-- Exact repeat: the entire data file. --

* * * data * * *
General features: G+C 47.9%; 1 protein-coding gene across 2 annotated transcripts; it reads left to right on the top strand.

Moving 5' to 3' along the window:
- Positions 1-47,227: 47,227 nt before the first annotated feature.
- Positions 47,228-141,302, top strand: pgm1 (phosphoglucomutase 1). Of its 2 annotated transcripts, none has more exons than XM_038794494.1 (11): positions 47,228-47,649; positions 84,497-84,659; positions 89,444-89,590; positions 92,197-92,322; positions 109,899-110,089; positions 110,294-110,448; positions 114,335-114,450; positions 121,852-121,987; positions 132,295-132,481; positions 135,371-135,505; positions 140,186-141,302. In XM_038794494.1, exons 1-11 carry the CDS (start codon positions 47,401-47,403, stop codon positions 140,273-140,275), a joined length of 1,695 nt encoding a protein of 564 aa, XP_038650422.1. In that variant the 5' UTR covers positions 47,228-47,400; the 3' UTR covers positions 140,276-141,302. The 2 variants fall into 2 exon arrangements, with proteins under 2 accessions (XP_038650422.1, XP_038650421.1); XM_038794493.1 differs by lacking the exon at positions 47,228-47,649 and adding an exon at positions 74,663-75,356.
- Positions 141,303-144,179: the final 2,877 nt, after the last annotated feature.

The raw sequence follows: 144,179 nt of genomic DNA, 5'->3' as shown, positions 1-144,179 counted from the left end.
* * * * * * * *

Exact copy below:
General features: G+C 47.9%; 1 protein-coding gene across 2 annotated transcripts; it reads left to right on the top strand.

Moving 5' to 3' along the window:
- Positions 1-47,227: 47,227 nt before the first annotated feature.
- Positions 47,228-141,302, top strand: pgm1 (phosphoglucomutase 1). Of its 2 annotated transcripts, none has more exons than XM_038794494.1 (11): positions 47,228-47,649; positions 84,497-84,659; positions 89,444-89,590; positions 92,197-92,322; positions 109,899-110,089; positions 110,294-110,448; positions 114,335-114,450; positions 121,852-121,987; positions 132,295-132,481; positions 135,371-135,505; positions 140,186-141,302. In XM_038794494.1, exons 1-11 carry the CDS (start codon positions 47,401-47,403, stop codon positions 140,273-140,275), a joined length of 1,695 nt encoding a protein of 564 aa, XP_038650422.1. In that variant the 5' UTR covers positions 47,228-47,400; the 3' UTR covers positions 140,276-141,302. The 2 variants fall into 2 exon arrangements, with proteins under 2 accessions (XP_038650422.1, XP_038650421.1); XM_038794493.1 differs by lacking the exon at positions 47,228-47,649 and adding an exon at positions 74,663-75,356.
- Positions 141,303-144,179: the final 2,877 nt, after the last annotated feature.

The raw sequence follows: 144,179 nt of genomic DNA, 5'->3' as shown, positions 1-144,179 counted from the left end.